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Categories of Semantic Difficulty of Phrasal Verbs

Nobody has succeeded in finding a successful way of categorizing phrasal verbs semantically, that is, in terms of meaning. Linguists who try to categorize them disagree sharply. But for the purpose of learning and teaching them more easily, it is quite useful to posit the following three broad categories of semantic difficulty:

1. Literal
2. Semi-idiomatic
3. Idiomatic

1. Literal

In this category, the verb retains its basic concrete meaning while the short adverb or preposition maintains a literal meaning (Frazer, 1976). Such combinations are the easiest for language learners to understand and learn.

Examples with adverbs (VA, VAO, and VOA):

walk out
fall down
hang up your coat
hang your coat up
take down the picture

Examples with prepositions (VPO):

walk out the door
fall down the stairs
come into the house
stay in the car
walk across the bridge
run through the house

Examples with adverbs plus prepositions (VAPO):

jump up on the table
come out of the house
walk away from the car
get down off the ladder
climb out through the window

2. Semi-Idiomatic

In this category, the verb retains its concrete meaning, but the short adverb or preposition adds a nuance that would not be discernible from its basic meaning (Spasov, 1966). Even though the exact meaning of these phrasal verbs might not be clear, an approximate meaning might be grasped by a language learner. Examples include the following:

Examples with adverbs (VA, VAO, VOA):

write up
write down
write out

The basic notion of the three phrasal verbs above is the activity of writing, but each of the short adverbs conveys a different nuance to that activity of writing. Other examples include these below:

wash up
wash off
wash down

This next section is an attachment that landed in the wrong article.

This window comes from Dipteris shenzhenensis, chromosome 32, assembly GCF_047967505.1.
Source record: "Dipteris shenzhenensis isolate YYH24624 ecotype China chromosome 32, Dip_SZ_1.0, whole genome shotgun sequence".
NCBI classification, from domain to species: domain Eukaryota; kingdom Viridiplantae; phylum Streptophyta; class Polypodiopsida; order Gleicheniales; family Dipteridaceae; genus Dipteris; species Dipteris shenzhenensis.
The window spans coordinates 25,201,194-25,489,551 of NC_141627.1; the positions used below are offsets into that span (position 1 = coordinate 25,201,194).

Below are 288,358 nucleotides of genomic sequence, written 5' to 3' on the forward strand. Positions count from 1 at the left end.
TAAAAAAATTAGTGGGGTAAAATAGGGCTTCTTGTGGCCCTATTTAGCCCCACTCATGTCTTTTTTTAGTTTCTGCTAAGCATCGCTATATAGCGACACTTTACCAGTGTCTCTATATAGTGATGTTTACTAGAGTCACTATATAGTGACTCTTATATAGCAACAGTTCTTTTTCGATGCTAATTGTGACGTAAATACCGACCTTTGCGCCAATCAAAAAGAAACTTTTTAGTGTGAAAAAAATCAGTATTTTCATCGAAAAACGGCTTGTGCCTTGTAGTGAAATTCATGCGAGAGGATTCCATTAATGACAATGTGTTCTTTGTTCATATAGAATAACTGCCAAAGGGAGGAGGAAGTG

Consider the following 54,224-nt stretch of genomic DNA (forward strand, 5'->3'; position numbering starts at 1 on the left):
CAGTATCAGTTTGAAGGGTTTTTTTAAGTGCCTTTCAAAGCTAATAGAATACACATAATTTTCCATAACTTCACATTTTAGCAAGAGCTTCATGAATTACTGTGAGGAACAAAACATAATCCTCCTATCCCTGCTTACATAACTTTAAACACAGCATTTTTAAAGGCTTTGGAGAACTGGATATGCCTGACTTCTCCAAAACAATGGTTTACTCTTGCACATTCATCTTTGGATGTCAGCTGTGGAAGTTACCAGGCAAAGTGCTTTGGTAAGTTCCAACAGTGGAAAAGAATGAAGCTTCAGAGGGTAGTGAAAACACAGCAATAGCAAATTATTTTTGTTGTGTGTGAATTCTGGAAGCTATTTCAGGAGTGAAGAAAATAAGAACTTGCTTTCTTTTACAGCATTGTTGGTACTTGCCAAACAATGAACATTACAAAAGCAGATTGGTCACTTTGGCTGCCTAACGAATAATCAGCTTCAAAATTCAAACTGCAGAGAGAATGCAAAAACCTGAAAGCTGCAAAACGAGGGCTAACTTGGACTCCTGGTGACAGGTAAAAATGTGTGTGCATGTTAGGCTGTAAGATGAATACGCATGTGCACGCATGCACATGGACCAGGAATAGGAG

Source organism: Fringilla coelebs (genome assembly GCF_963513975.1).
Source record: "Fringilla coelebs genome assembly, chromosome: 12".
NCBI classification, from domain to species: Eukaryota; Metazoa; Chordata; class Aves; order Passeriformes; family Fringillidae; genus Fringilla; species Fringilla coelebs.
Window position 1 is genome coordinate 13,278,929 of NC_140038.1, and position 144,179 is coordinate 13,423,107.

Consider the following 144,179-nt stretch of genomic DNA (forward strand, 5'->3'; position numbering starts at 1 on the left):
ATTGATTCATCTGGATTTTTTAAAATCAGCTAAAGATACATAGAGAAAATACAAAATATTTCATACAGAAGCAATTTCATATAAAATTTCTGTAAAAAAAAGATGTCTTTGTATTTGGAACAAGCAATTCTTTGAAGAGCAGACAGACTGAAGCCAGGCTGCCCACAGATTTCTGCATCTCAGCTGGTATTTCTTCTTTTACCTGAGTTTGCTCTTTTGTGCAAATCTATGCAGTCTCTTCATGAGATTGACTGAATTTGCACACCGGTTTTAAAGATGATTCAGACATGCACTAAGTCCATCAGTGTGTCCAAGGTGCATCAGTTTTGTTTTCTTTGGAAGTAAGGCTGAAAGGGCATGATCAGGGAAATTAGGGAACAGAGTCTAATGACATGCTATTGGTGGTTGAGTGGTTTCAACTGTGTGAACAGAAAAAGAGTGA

read over
read through
read off
hand over
hand in
hand out
dry up
dry off
dry out
pay up
pay off
pay out
drive up
drive off
drive on

Examples with prepositions (VPO):

believe in (believe that someone will succeed)
work on (work to fix, develop, or improve something)
feed on (feed oneself with)
trust in (trust that someone will do something)
exist on (exist by using a limited resource)
insist on (insist that something happen your way)

Like the short adverbs, most prepositions of this VPO category add a nuance to the meaning of the verb. Some, however, may serve merely as an empty connector between the verb and its object.

Examples with adverbs plus prepositions (VAPO):

read up on (study quickly and thoroughly by reading)
sneak up on (sneak towards)
listen in on (eavesdrop by listening)
fit in with (fit harmoniously, match, suit)
hold on to (hold for support)
move in on (move towards for the purpose of attacking)
meet up with (meet again by chance)

3. Idiomatic

These combinations are fully idiomatic. No part of the meaning of the combination is predictable from the meanings of the verb and the short adverb or the preposition.

Examples with adverbs (VA, VAO, VOA):

work out (come to a successful solution)
work out (perform physical exercise)
bring up (suggest a topic)
bring up (raise children)
carry on (continue)
carry out (perform duties)
make out (see clearly)

Examples with prepositions (VPO):

count on (depend on)
run into (meet by chance)
happen on (notice something important by chance)
come across (notice something by chance)
wait on (serve someone in a restaurant)
go by (base one's judgment on)

Examples with adverbs plus prepositions (VAPO):

do away with (kill)
put up with (tolerate)
make off with (steal something and escape)
come down with (contract a disease)
run out of (exhaust one's supply of something)
live up to (meet someone's expectations)

Summary of Semantic Categories of Phrasal Verbs

Here is a summary of the three syntactic categories:

lift up
jump off
climb down off

wash up
work on
read up on

make out
wait on
put up with